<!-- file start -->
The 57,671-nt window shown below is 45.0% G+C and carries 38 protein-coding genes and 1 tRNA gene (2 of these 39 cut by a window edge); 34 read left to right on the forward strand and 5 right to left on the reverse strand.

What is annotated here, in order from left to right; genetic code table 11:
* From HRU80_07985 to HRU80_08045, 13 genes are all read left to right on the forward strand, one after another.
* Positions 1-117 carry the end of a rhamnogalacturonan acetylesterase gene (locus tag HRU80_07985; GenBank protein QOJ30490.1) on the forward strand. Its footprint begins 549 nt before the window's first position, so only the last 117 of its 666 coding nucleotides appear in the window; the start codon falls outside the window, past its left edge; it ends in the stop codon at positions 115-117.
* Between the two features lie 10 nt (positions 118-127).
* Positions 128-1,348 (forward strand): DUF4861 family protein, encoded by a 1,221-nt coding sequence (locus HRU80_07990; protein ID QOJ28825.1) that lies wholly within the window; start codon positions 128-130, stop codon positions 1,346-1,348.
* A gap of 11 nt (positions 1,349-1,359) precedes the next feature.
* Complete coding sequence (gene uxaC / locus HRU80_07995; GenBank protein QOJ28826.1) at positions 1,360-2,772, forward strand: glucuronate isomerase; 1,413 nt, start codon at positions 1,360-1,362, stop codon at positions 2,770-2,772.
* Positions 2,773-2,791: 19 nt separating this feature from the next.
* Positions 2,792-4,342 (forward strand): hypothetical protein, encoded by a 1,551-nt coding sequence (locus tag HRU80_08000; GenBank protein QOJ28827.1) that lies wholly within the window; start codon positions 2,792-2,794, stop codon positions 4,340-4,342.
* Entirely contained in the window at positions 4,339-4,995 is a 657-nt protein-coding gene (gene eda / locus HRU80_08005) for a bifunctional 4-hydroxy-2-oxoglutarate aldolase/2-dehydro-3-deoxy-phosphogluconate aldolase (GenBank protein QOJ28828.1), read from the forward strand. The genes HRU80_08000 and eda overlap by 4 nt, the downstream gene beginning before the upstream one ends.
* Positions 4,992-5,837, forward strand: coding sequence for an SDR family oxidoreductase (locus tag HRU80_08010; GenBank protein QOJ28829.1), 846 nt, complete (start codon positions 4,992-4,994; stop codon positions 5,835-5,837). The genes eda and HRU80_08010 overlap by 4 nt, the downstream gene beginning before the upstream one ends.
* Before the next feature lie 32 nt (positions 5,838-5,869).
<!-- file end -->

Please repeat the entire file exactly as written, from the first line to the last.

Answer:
The 57,671-nt window shown below is 45.0% G+C and carries 38 protein-coding genes and 1 tRNA gene (2 of these 39 cut by a window edge); 34 read left to right on the forward strand and 5 right to left on the reverse strand.

What is annotated here, in order from left to right; genetic code table 11:
* From HRU80_07985 to HRU80_08045, 13 genes are all read left to right on the forward strand, one after another.
* Positions 1-117 carry the end of a rhamnogalacturonan acetylesterase gene (locus tag HRU80_07985; GenBank protein QOJ30490.1) on the forward strand. Its footprint begins 549 nt before the window's first position, so only the last 117 of its 666 coding nucleotides appear in the window; the start codon falls outside the window, past its left edge; it ends in the stop codon at positions 115-117.
* Between the two features lie 10 nt (positions 118-127).
* Positions 128-1,348 (forward strand): DUF4861 family protein, encoded by a 1,221-nt coding sequence (locus HRU80_07990; protein ID QOJ28825.1) that lies wholly within the window; start codon positions 128-130, stop codon positions 1,346-1,348.
* A gap of 11 nt (positions 1,349-1,359) precedes the next feature.
* Complete coding sequence (gene uxaC / locus HRU80_07995; GenBank protein QOJ28826.1) at positions 1,360-2,772, forward strand: glucuronate isomerase; 1,413 nt, start codon at positions 1,360-1,362, stop codon at positions 2,770-2,772.
* Positions 2,773-2,791: 19 nt separating this feature from the next.
* Positions 2,792-4,342 (forward strand): hypothetical protein, encoded by a 1,551-nt coding sequence (locus tag HRU80_08000; GenBank protein QOJ28827.1) that lies wholly within the window; start codon positions 2,792-2,794, stop codon positions 4,340-4,342.
* Entirely contained in the window at positions 4,339-4,995 is a 657-nt protein-coding gene (gene eda / locus HRU80_08005) for a bifunctional 4-hydroxy-2-oxoglutarate aldolase/2-dehydro-3-deoxy-phosphogluconate aldolase (GenBank protein QOJ28828.1), read from the forward strand. The genes HRU80_08000 and eda overlap by 4 nt, the downstream gene beginning before the upstream one ends.
* Positions 4,992-5,837, forward strand: coding sequence for an SDR family oxidoreductase (locus tag HRU80_08010; GenBank protein QOJ28829.1), 846 nt, complete (start codon positions 4,992-4,994; stop codon positions 5,835-5,837). The genes eda and HRU80_08010 overlap by 4 nt, the downstream gene beginning before the upstream one ends.
* Before the next feature lie 32 nt (positions 5,838-5,869).